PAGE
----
Vashon-Maury Island Beachcomber


Six say they can bring needed change at the park district

Vashon-Maury Island Beachcomber Reporter
October 15, 2013 · Updated 9:32 AM

Park board candidate Stephen Evans speaks at last week’s forum. Other park board candidates, from left, are Lu-Ann Branch, Doug Ostrom, Robin Magonegil, Scott Harvey and John Hopkins. / Natalie Johnson/Staff Photo

Only three can be elected in a race that has gathered significant public attention. Candidates for the board of the Vashon Park District spoke at a public forum last week and talked with The Beachcomber about why they believe they would be an asset to the struggling agency. Watch next week’s paper for information on the race for Water District 19.


Lu-Ann Branch

Lu-Ann Branch has served on the park district board for four years and says she would like the opportunity to serve another term to apply what she has learned for improved fiscal responsibility and overall transparency.

On the board, Branch, an avid swimmer and athletic coach, has served as a champion of the Vashon Pool, she said. Pools do not break even, she noted, but the district has made great strides in that direction since taking over its operations from King County in 2010.

“Every year we have reduced the cost to the public,” she said at the recent forum.

She also noted that her goals include reducing the district’s debt, creating a culture where the board reaches out to the public and creating transparency in everything the district does.

Several people commented on the lack of clarity in the district’s financial reporting, and Branch invited anyone with questions to be in touch with her.

“The budget details are always available and open to the public,” she said.

Branch, who has an MBA in International Business, is currently a triathlon coach and personal trainer. She is the mother of two teenagers, and she and other family members use the parks in a variety of ways, she said, including running and hiking in the parks, playing on a softball team, swimming and playing soccer, activities that prompted her to run for the board four years ago.

“I felt like it was a good way to give back,” she said.

One audience member at the forum asked incumbents Branch and Hopkins why they sometimes voiced opinions counter to their colleagues but then voted with them anyway.

Branch said many of those votes involved the fields project, and while she had concerns, she felt it was in many ways too late to vote otherwise.

“The train had left the station,” she said.

In addition to serving at the district, Branch said she is the president of the board at the Unitarian Fellowship, is on two King County open space advisory groups and has served as a treasurer of other boards in the past.

Stephen Evans

Stephen Evans, a patent lawyer, is fairly new to the island and said he chose to run for the parks commission because of the negative information he frequently heard and read about the district.

Evans has served in a number of leadership positions, he said, and believes leadership at the park board should improve.

“It’s not rocket science to do it well,” he said in a recent interview. “You must have a good mission and know how to manage.”

His top priority, he said, is for the board to reengage with the community and regain trust. He hopes to address issues of the past and move forward with transparency and community participation.

“It’s the only way forward, I think,” he said. “With that comes trust, bonding and camaraderie … and everything like that, and then really fantastic things are possible.”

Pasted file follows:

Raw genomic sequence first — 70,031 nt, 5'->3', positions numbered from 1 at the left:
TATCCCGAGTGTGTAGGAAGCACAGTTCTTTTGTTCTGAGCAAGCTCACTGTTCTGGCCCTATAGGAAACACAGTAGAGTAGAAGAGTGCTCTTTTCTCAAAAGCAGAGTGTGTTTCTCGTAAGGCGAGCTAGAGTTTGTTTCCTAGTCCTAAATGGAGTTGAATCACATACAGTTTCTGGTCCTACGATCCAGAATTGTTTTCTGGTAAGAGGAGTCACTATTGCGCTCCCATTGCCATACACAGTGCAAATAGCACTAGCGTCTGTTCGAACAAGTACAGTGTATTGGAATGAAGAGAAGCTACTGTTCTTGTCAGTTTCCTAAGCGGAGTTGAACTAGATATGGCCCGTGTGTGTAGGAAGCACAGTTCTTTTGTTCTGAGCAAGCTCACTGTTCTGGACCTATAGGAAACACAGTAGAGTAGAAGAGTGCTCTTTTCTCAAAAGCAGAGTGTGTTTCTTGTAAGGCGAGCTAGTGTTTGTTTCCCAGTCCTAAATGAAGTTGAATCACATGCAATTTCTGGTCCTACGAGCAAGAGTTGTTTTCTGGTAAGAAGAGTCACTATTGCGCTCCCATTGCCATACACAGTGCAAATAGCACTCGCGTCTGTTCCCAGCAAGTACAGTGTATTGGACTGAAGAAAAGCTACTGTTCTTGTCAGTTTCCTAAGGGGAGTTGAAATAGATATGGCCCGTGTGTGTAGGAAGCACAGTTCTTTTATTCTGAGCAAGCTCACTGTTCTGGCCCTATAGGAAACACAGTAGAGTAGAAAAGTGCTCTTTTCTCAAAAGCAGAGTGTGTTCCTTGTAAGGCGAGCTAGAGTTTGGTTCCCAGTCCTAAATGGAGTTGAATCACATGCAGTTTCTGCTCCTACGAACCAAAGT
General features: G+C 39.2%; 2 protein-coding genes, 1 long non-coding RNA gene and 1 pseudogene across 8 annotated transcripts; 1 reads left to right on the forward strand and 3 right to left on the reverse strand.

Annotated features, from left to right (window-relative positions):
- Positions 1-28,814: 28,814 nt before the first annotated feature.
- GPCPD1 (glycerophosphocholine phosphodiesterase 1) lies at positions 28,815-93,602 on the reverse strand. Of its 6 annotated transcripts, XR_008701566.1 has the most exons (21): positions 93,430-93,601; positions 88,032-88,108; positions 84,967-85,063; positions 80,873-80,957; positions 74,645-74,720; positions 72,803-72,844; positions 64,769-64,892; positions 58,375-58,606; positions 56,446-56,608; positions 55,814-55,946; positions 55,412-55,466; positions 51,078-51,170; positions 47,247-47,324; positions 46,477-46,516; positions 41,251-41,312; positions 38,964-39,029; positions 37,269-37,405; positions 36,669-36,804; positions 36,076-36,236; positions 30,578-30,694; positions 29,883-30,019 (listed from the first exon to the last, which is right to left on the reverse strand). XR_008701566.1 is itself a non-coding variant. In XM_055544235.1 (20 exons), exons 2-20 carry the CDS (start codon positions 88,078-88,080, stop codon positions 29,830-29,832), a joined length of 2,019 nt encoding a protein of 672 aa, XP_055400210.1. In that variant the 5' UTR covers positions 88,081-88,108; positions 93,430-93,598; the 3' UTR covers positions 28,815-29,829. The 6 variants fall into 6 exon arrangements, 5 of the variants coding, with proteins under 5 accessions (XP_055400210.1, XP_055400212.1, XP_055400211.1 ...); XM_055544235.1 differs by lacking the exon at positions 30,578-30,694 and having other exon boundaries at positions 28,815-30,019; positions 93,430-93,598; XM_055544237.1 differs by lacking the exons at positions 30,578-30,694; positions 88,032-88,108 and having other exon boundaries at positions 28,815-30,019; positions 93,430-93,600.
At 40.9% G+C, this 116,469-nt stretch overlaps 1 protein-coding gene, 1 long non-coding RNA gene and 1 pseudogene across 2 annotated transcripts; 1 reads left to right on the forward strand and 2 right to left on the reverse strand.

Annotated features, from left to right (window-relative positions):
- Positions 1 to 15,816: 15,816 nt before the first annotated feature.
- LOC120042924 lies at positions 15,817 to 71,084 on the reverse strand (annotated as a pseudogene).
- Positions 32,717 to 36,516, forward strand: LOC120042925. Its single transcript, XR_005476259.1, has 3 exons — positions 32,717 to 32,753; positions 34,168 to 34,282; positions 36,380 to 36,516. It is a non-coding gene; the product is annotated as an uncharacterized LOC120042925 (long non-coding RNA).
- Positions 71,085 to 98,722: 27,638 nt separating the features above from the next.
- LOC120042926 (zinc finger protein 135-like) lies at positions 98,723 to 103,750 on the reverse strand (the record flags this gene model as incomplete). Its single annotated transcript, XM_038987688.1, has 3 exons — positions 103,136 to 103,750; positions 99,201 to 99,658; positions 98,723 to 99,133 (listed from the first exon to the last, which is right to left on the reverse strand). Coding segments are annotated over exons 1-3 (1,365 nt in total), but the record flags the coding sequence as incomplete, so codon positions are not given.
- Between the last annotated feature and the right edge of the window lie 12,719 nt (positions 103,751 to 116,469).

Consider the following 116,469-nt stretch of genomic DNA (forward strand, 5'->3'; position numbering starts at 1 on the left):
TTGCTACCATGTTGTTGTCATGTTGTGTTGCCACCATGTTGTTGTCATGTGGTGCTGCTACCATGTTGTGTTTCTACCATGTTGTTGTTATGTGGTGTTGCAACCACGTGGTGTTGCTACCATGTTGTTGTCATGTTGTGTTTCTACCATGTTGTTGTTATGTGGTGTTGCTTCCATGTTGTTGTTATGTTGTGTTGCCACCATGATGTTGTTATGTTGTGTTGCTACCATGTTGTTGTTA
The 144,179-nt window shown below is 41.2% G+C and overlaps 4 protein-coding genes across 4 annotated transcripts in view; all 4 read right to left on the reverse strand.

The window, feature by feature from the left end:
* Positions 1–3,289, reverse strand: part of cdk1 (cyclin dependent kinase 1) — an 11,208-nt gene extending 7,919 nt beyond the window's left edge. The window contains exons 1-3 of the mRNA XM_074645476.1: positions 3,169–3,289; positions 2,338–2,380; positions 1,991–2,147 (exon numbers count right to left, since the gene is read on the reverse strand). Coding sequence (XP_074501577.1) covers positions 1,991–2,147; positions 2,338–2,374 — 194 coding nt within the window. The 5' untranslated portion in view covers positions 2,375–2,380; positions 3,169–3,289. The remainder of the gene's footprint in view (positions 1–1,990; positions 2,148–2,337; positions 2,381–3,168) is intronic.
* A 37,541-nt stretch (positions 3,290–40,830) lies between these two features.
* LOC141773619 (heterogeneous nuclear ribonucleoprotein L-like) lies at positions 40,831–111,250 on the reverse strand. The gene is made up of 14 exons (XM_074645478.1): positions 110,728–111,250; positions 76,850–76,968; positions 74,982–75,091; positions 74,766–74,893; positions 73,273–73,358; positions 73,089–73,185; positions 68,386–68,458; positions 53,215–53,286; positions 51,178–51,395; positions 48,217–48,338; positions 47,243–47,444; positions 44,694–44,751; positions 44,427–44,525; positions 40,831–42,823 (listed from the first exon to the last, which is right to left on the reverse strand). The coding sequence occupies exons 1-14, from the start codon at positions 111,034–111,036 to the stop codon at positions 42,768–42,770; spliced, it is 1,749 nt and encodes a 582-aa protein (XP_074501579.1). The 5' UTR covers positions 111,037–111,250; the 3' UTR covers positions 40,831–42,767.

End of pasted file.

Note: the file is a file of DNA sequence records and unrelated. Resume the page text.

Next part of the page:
An additional top priority is fiscal responsibility, he said.

At the forum he noted that as a new person to the island, he could bring new visions and new directions to the board, including ideas to involve youth.

Since deciding to run for the board, a family obligation has kept him from attending many meetings, but he has watched online clips and frequently talked with people who attended to stay abreast of the issues.

One audience member at the forum asked about conflict resolution skills, and Evans noted he is a trained mediator. Part of being successful in conflict, he said, is “knowing when to hold ’em and when to fold ’em.”

“At the end of the day, it is about solutions,” he said.

Evans created a website for his candidacy, www.vashonparksforall.com, and suggested the domain could one day be used to gather public input for the district.



Robin Magonegil

Robin Magonegil says that she has a strong sense of what it means to be a public servant, so  when a fellow islander asked her  to run for an open park commissioner seat, she said yes.

Magonegil is the mother of two children, ages 7 and 9, and her family is an avid user of the parks, she said at the candidates’ forum. They are members of the Burton Adventure Recreation Center (BARC); her kids play a variety of sports, which she also coaches, and they also spend time hiking in the local parks and swimming at the public pool.  This broad base of interests would serve her well on the board, she said.

“I would advocate for a lot, for the island as a whole,” she said in an interview following the forum.

Since deciding to run for commissioner in August, she has attended  four  or five commissioner meetings, she said, and has watched clips of several other meetings on YouTube, and said that one of her priorities would be to improve the tone of the meetings.

“I am appalled at the way the public is treated,” she said.

She has also reached out to several park district constituents, she said, including former executive director Jan Milligan; Scott Bonney, the manager of the Vashon Pool; representatives from the school district and BARC, and Tom Dean, the executive director of the Vashon-Maury Island Land Trust.

“A lot of those relationships have soured,” she said.

Magonegil has bachelor’s degrees in English, psychology and theology and worked for more than 20 years in the non-profit social justice field. Currently, she is the assistant to the city planning director in Seattle. In that position, she noted, she attends public meetings frequently.

She said she understands accounting, is the treasurer at the Episcopal Church of the Holy Spirit and knows how to read a balance sheet. Looking ahead,  she said her priorities include getting the district’s financial house in order and being open to the public.

“We need to be very transparent in our dealings, and I am not sure that has happened with this board,” she said. “That has to change.”